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13 percent of Johns Hopkins' accelerated nurses are men

June 23, 2013 at 5:49 PM   |   Comments

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BALTIMORE, June 23 (UPI) -- Thirteen percent of Johns Hopkins University School of Nursing's Summer Accelerated bachelor of science of nursing class in Baltimore is male, officials say.

Nancy Griffin, Johns Hopkins University School of Nursing's associate dean for enrollment management and student affairs, said the 13 percent of men studying nursing in the program is the highest in its history and far above the national average of working nurses who are male.

Nationally, 9 percent of working nurses are male, the U.S. Census Bureau reports.

There are 16 males out of 122 enrolled in a group of 13-month accelerated bachelor of science of nursing students remarkable for other demographics as well. The average age is 28, 29 states are represented, four countries represented, 14 percent have a graduate degree and 31 percent report a race or ethnicity other than white, Griffin says.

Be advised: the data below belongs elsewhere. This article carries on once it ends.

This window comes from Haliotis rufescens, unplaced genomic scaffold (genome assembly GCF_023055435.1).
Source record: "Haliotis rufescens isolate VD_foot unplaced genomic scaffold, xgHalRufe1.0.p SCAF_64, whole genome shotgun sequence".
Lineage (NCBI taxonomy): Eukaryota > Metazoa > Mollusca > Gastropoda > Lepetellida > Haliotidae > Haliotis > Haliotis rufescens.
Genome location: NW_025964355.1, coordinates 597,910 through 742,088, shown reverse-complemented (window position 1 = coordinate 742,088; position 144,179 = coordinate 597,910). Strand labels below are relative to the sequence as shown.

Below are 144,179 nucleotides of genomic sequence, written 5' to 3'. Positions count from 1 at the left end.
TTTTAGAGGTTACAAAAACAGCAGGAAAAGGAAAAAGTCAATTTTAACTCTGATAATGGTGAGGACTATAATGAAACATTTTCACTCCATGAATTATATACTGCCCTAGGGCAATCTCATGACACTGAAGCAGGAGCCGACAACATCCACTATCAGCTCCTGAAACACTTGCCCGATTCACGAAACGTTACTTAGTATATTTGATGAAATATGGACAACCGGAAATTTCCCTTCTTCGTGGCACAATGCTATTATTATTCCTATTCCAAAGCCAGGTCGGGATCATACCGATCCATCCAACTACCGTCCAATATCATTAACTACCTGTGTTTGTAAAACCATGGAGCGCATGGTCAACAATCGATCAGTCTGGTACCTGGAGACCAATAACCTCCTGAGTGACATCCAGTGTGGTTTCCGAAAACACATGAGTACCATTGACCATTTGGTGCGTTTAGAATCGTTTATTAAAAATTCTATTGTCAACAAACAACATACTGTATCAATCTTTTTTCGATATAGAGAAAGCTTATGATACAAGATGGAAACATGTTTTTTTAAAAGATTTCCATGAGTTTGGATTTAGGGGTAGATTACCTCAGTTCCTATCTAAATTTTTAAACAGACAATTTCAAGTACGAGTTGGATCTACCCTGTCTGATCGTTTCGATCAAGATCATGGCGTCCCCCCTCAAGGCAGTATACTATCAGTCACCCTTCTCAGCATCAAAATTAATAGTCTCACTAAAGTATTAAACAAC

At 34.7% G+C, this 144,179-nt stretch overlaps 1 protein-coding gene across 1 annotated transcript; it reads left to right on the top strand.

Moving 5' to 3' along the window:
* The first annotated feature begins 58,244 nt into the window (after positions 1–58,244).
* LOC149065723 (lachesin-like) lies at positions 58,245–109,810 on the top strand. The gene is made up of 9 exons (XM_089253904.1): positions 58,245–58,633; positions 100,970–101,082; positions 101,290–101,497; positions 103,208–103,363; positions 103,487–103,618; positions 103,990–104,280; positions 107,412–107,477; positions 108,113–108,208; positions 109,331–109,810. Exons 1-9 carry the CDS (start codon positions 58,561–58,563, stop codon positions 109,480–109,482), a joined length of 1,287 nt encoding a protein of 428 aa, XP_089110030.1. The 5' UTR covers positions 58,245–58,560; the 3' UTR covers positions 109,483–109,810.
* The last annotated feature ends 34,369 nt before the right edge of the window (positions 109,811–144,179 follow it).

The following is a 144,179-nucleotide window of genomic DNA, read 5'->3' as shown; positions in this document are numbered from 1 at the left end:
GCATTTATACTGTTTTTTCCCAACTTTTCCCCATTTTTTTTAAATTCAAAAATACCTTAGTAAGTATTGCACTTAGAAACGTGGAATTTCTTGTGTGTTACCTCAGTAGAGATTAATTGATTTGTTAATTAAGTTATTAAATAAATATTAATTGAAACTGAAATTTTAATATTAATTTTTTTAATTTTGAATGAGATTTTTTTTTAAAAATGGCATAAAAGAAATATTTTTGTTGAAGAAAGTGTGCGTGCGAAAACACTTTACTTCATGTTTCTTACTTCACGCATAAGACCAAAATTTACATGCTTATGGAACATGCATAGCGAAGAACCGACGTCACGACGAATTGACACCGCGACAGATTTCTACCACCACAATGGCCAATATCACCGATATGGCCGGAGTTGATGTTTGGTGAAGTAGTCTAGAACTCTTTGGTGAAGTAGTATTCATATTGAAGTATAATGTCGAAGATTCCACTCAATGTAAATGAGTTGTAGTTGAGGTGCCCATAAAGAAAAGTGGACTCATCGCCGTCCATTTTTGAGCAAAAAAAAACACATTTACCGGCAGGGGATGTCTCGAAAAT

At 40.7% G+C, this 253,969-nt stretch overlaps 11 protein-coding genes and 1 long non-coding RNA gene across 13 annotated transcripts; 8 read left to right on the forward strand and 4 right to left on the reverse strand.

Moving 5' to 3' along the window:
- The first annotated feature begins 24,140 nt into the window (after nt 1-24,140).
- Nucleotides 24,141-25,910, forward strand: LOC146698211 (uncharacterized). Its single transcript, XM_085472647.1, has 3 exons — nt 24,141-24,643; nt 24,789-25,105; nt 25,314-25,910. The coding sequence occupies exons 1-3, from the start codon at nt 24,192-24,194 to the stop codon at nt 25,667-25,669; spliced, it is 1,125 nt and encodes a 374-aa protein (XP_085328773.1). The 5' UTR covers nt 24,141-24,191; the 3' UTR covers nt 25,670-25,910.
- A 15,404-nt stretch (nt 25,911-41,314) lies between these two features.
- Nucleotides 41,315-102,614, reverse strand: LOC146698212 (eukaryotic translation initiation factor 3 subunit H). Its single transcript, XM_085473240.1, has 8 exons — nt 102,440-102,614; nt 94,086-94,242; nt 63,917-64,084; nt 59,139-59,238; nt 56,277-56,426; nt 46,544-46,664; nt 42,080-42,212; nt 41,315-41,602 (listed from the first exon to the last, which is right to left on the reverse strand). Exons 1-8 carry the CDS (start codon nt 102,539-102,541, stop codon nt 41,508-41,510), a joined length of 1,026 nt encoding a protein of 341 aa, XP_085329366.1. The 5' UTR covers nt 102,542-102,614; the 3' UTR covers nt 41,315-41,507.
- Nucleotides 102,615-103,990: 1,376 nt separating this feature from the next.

"We strive for diversity in every one of our cohorts. It's good for students and for the school," Griffin said in a statement. "So this is great news. Of course we hope that one day soon this won't be seen as news at all but just the way it's supposed to be. That is the goal."

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